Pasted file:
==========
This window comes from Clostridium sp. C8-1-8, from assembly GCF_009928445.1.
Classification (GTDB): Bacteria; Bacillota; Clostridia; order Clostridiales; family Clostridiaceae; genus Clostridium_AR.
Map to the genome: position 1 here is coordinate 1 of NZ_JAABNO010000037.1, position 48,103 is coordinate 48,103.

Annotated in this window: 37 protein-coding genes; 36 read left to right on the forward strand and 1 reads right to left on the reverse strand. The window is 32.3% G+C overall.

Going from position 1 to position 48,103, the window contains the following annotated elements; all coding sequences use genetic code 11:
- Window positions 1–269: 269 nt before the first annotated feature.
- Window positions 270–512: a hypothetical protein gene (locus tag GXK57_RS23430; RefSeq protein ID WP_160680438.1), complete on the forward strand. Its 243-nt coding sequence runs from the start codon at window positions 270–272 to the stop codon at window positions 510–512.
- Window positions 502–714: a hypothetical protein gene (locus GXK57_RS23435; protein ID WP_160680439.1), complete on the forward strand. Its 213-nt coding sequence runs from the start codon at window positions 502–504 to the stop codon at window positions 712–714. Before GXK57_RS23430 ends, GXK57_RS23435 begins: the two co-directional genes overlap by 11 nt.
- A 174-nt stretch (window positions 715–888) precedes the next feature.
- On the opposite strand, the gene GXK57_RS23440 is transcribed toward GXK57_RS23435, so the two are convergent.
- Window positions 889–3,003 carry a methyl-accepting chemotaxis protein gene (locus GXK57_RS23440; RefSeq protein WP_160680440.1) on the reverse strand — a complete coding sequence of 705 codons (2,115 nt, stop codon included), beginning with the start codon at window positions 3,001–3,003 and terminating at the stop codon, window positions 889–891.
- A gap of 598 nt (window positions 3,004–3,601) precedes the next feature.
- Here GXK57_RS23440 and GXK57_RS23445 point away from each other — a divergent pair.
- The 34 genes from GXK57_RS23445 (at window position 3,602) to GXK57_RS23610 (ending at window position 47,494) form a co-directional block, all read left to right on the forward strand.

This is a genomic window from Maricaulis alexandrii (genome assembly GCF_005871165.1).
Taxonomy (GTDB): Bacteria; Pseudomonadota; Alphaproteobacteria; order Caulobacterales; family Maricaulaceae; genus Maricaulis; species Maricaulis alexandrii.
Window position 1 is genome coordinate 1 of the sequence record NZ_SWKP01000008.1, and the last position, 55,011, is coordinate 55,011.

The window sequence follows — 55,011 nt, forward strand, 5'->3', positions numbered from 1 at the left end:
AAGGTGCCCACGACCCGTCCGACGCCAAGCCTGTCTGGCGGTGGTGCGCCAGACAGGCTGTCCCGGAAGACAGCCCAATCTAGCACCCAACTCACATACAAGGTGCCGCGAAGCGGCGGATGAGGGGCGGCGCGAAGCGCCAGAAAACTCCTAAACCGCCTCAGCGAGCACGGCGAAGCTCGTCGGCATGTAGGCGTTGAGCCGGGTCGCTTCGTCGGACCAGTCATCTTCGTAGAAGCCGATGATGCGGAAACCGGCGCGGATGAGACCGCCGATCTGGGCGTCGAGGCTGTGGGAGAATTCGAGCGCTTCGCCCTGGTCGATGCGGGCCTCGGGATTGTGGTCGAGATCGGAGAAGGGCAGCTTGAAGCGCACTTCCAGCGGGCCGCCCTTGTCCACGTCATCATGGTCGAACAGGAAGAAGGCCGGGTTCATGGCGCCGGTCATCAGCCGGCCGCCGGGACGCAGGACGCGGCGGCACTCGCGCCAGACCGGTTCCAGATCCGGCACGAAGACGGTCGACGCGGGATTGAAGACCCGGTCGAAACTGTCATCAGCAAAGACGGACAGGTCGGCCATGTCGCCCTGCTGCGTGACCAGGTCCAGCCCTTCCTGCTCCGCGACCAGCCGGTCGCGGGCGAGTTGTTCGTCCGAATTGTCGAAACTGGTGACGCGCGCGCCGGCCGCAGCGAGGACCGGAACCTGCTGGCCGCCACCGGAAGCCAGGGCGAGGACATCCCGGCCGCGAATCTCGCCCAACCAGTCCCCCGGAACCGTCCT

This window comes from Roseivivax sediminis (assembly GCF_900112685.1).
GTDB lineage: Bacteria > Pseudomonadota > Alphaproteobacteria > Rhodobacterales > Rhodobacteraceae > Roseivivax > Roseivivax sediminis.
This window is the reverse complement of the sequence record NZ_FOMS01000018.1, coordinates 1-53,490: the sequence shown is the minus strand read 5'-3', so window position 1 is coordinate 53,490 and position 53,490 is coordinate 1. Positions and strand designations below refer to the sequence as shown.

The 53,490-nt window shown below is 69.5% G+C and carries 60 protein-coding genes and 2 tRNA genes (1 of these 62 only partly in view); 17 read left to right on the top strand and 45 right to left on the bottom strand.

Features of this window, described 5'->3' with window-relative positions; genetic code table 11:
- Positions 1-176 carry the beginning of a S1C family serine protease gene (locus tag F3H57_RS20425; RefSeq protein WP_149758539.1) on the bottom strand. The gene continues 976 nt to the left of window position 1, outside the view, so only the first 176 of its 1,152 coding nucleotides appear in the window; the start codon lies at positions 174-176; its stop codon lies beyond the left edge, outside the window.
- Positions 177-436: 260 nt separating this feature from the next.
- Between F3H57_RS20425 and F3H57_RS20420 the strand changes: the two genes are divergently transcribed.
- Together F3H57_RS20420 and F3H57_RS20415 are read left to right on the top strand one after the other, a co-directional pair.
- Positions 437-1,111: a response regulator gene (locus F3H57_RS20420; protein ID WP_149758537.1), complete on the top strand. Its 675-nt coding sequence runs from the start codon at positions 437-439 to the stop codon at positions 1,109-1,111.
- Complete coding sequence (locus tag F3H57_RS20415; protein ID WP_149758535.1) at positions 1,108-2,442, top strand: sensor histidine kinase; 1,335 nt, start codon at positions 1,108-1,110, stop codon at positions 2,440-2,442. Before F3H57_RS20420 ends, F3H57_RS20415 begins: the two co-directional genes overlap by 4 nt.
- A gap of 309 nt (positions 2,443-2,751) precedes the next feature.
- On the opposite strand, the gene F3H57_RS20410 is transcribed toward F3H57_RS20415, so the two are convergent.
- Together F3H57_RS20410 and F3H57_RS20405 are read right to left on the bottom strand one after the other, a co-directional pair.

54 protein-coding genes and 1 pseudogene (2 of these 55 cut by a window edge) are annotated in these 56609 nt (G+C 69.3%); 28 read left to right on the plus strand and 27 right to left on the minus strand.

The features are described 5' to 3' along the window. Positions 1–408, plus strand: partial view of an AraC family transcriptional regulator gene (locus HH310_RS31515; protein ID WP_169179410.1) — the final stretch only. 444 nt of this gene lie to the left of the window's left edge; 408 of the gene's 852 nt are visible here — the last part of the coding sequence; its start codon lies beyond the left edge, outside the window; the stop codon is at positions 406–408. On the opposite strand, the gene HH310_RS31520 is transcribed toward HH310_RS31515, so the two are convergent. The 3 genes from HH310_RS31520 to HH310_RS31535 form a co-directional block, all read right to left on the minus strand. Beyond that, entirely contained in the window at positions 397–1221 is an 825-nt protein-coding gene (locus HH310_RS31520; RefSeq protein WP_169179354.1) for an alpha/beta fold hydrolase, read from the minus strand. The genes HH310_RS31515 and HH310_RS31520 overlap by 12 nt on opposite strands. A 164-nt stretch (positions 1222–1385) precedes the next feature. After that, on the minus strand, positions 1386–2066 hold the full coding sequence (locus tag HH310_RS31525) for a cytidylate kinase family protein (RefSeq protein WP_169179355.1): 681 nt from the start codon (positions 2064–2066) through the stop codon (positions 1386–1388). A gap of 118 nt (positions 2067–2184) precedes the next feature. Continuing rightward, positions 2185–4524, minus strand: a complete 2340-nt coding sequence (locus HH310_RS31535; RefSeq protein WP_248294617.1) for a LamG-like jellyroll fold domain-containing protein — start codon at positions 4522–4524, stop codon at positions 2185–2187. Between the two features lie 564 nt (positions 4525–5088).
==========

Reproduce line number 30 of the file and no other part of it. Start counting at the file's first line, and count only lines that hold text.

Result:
- Complete coding sequence (locus tag F3H57_RS20415; protein ID WP_149758535.1) at positions 1,108-2,442, top strand: sensor histidine kinase; 1,335 nt, start codon at positions 1,108-1,110, stop codon at positions 2,440-2,442. Before F3H57_RS20420 ends, F3H57_RS20415 begins: the two co-directional genes overlap by 4 nt.